It’s Time to Say Thank You

Every fourth Thursday of November, families gather around tables to share a special meal which usually involves turkey. This ONE day was declared a national holiday by Abraham Lincoln so Americans could give thanks for their their blessings. But in recent years, Thanksgiving has lost its punch because the holiday now finds itself buried under “Black Friday” shopping ads. Some stores even open on Thursday afternoon with their door buster sales. Am I  nuts to think this is nuts? Are we Americans really that eager to join throngs of frantic people rushing from store to store before the leftovers are even refrigerated?

Personally, I like to give each holiday its due. Face it, we only have one Easter, one 4th of July, one Memorial Day, one Labor Day, one Veteran’s Day and one Halloween per year. Why rush it all?

It seems holidays in general have become little more than a day off for over-worked employees, except of course, the poor people who have to work on the holidays because heaven forbid the stores might lose a couple of bucks in revenue if they shut their doors. Bah Humbug!

I’m old enough to remember when stores were NOT open on Sundays. We took twenty-four hours to just relax. If we needed a gallon of milk, well, we stocked up on Saturday or waited until Monday to refill the frig. Nobody died because we didn’t have enough milk. But that was before companies studied the 40-hour week and found it was more efficient to put people on 4-day work schedules for ten hours and rotate them during the rest of the month. Luckily, I didn’t ever have to work such crazy hours, but my daughter now does. And I tell you, she looks tired all of the time.

We also waited for every holiday and enjoyed the festivities connected with each. The world was slower than, and frankly, speeding up the pace of living has turned most of us into nervous wrecks. I jumped off that merry-go-round about seven years ago with a premature retirement and to tell you the truth, I haven’t missed the helter-skelter world at all.

I just think it isn’t too much to ask to take one day out of the year and make a point of looking at your life and finding things to be thankful for. I understand sometimes when the bottom has dropped out of your world, this task can be more challenging. We’ve all been there. But I suggest if you don’t go hungry, have a roof over your head, and don’t have to fear a bomb will hit your house, bow your head and say “Thanks.”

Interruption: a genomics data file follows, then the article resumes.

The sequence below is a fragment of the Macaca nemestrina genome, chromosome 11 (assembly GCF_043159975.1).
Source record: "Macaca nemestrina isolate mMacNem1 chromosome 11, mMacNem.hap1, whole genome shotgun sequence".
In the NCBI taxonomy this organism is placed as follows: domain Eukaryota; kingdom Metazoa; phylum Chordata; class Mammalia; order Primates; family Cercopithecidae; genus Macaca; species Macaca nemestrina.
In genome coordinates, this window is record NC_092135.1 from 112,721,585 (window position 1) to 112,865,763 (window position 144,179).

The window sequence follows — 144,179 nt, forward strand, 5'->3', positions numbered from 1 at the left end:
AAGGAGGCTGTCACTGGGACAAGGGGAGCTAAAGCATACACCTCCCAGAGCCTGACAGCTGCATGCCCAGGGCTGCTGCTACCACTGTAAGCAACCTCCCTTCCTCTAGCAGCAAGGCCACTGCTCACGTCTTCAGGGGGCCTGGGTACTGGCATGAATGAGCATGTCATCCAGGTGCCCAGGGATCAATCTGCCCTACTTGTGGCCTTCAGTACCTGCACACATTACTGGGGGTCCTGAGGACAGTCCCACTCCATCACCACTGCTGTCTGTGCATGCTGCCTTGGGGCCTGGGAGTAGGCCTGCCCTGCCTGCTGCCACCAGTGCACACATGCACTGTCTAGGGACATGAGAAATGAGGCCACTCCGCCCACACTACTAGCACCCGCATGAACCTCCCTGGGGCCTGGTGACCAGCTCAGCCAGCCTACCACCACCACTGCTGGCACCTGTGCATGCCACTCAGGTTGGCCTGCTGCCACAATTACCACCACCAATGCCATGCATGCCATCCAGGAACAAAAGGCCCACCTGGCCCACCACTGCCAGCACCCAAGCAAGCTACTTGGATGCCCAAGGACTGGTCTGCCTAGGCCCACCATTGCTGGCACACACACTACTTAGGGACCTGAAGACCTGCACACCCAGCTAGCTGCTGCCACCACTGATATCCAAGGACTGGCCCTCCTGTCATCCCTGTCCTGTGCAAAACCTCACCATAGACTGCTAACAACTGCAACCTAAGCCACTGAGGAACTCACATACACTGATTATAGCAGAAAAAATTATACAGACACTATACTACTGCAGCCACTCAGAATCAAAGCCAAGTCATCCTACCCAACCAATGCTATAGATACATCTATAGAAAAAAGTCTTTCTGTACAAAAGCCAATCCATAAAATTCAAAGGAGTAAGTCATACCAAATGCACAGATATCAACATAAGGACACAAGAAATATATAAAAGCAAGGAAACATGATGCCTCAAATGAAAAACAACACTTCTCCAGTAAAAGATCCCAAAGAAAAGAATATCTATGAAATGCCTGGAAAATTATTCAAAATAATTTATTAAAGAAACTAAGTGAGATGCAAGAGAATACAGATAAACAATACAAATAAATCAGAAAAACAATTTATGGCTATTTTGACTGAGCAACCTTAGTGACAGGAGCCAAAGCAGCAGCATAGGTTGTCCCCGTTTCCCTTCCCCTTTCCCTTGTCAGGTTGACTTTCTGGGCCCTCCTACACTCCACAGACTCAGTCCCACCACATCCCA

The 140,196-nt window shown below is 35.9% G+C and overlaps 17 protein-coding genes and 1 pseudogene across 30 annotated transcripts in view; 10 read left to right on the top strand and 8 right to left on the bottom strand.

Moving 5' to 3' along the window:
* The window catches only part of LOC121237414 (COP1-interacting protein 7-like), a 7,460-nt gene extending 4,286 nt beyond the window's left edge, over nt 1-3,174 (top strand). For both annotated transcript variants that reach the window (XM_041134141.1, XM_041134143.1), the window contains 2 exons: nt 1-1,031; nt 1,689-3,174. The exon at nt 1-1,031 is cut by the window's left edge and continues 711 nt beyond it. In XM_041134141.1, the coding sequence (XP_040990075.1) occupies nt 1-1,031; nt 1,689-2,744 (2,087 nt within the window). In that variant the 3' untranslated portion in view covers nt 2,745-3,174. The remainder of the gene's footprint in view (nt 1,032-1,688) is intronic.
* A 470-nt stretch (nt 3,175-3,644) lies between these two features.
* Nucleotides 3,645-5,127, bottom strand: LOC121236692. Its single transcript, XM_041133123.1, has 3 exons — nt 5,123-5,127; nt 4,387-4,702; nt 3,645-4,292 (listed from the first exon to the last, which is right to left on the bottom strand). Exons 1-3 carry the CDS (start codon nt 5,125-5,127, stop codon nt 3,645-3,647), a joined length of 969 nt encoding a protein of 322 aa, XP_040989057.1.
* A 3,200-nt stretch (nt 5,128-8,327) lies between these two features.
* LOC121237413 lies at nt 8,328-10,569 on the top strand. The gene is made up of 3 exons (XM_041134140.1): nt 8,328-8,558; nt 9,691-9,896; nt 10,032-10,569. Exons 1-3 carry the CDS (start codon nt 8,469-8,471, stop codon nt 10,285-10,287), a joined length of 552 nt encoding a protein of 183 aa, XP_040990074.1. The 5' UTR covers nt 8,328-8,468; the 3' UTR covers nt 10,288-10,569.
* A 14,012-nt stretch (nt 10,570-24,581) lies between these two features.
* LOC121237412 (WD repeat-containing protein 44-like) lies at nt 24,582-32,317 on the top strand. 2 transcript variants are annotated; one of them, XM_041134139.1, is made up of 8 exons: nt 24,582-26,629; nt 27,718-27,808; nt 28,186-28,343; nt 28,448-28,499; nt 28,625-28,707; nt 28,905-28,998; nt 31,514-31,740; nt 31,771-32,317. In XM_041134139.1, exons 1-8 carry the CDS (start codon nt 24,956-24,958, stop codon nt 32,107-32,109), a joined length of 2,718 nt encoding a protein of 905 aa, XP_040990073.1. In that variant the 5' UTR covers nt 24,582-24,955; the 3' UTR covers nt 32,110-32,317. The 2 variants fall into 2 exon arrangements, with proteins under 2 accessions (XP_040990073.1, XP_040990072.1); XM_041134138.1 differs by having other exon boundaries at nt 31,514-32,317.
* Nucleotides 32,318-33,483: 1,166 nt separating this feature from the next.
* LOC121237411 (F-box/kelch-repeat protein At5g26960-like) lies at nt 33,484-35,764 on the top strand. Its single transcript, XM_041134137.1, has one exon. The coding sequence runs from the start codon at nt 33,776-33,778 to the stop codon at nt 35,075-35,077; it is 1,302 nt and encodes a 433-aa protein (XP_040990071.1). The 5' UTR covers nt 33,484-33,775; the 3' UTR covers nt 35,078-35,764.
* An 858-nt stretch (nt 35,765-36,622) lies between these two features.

9 thoughts on “It’s Time to Say Thank You

  1. This is a good post. You have the right idea. We will enjoy a simple Thsnksgiving meal and maybe a board game. No shopping on Thursday, Friday, Saturday or Sunday for this family. This weekend can pass without me buying something.

    • Dan — I guess we’re old enough to have experienced the joy of holiday celebration at a slow pace. Glad to hear you’re not up for fighting the crowds either. Sometimes I just think I’m too old-fashioned.

      • In this case, old-fashioned is just the smart way to be. Fighting angry frantic people to save a few dollars on something that they will put back on sale anyway, really isn’t worth it.

  2. I too remember when stores were closed on Sunday. It was a time for families. We went to church and had Sunday dinner when we got home. Thanksgiving is a time to give thanks. One of the things I am thankful for is my friendship with you. I will be thinking of you.

    • Right back atcha Jane. You have remained one of my favorite friends; I only wish we lived closer so we could nurture our relationship. I’m still up for living like the “Golden Girls.” Remember?

  3. It’s awful the way these holidays lose their meaning through greedy corporations trying to make a buck. We don’t have a thanksgiving holiday here in Australia, but I hope you have a lovely and relaxing time spent giving thanks (instead of shopping till you drop like others) 😉

  4. If you are still breathing, you have something to be grateful for is how I look at things. I like to shop…without the crowds. I go early in the mornings for anything I need and I have only done a black Friday once at my last husbands insistence. Never, ever again. I rarely shop on a weekend unless I’m helping my daughter pick out new work cloths. It’s the only days she has. I’m old fashioned too. Nothing wrong with that. My son does his black Friday shopping online. Yup, I’m with you here. Let the day be a HOLIDAY, not a shopping, chaos inducing day. I think the problem is the baby boomers are by less and less and we are the largest market with money so retailers are really scrambling. Have a great Thanksgiving.

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